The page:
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by Erik Carter
July 16, 2020
by Erik Carter
July 16, 2020
Have you or anyone you know had a recent addition to their family? With all the excitement of a new baby, it’s easy for the parents to overlook some key financial steps to take. Here are seven tips you might want to share with them or consider for yourself:
You’ll want to make sure your little one is covered and if you get insurance through your employer, you may have a limited time to add your child to your policy. You may also want to switch to a lower deductible plan if you’re concerned about your baby’s potential health care costs.
A will goes beyond just designating who will inherit your assets. It can also designate who will be the guardian of your child should something happen to both parents. The decision of who could end up raising your child is a pretty big one and not something you probably want the courts to decide if it’s not in your will. Your employer may even offer a benefit that allows you to draft a will and other basic estate planning documents for free.
You might also want to add your child as a beneficiary on any accounts, trusts, and life insurance policies you have since those beneficiary designations trump anything on your will. That means neglecting to update those documents could cause you to inadvertently disinherit your child from a significant portion of your assets even if your will divides everything equally among your children. If you don’t fill out the beneficiary form at all, your retirement accounts would go into your estate and your child could lose significant tax benefits.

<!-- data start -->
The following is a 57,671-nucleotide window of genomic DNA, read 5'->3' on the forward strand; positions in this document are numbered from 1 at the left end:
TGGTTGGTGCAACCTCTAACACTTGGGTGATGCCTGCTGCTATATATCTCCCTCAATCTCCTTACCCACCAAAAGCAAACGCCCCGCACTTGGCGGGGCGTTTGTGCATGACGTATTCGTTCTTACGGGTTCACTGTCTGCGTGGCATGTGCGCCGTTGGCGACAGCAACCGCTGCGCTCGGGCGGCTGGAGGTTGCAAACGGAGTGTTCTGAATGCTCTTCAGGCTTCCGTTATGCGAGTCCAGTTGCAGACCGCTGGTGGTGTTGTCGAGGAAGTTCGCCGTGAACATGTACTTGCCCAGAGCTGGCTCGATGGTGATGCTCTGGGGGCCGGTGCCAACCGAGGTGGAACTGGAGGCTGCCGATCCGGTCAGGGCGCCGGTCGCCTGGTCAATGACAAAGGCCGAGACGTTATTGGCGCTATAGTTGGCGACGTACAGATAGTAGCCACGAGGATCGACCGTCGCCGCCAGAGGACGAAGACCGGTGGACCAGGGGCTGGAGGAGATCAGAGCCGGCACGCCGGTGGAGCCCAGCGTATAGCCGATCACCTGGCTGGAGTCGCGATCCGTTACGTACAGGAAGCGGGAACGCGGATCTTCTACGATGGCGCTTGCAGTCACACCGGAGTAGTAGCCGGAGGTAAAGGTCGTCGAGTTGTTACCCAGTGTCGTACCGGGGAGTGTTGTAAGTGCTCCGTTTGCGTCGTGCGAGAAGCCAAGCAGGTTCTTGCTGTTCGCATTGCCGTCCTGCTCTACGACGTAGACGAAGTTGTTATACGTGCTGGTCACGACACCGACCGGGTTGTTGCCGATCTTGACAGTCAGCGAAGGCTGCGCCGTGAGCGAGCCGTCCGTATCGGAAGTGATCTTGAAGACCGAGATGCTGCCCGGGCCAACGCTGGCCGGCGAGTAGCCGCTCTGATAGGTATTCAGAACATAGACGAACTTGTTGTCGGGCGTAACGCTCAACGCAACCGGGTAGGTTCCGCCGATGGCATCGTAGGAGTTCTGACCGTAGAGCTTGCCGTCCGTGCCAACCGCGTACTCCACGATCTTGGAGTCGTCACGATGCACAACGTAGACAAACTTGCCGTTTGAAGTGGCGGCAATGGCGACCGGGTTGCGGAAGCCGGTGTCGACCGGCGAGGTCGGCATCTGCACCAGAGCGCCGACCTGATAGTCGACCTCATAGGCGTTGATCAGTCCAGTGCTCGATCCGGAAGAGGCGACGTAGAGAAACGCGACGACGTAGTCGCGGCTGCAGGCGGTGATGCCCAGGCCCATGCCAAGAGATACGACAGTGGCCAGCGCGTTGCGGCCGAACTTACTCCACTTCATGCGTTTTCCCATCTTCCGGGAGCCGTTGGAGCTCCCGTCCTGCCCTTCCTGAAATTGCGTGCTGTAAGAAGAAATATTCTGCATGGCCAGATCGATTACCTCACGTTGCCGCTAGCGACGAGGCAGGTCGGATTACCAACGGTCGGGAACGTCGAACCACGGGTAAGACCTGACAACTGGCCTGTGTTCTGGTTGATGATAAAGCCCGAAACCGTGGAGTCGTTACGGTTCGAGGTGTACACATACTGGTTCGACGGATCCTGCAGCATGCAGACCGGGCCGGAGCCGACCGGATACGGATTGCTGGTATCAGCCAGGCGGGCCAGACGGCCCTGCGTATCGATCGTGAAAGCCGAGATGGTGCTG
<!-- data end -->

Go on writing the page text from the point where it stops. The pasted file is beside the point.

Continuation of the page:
In addition, you can put beneficiaries on bank accounts with a POD (payable on death) form and on regular investment accounts with a TOD (transfer on death) form that you can typically get from the institution holding the account. Some states also allow you to add beneficiaries to real estate and vehicles. Having these beneficiary designations allow these assets to pass on without the cost, delay, and lack of privacy involved with the probate process and with much less cost than a trust.
Of course, a trust can provide other benefits like appointing a trustee to manage money for your child even beyond the age of majority in your state. (Do you really think an 18-year-old will know to manage the money?) If you do decide to draft a trust, you may want to see if your employer offers a prepaid legal plan that allows you to get discounted legal services, including estate planning.
Once you’ve decided who will take care of your child and what your child will inherit, you’ll want to make sure that your child has enough to live comfortably. That could be more difficult if they’re going to be raised by your spouse as a single parent than if their guardian is a rich uncle. The good news is that your family may qualify for Social Security benefits if something were to happen to you.
If that won’t be enough, you may need to purchase life insurance. Since you’ll only need the insurance until your child can support themselves, term insurance covering that length of time is generally the most cost-effective option. You can calculate roughly how much you’ll need here and look for low-cost policies here.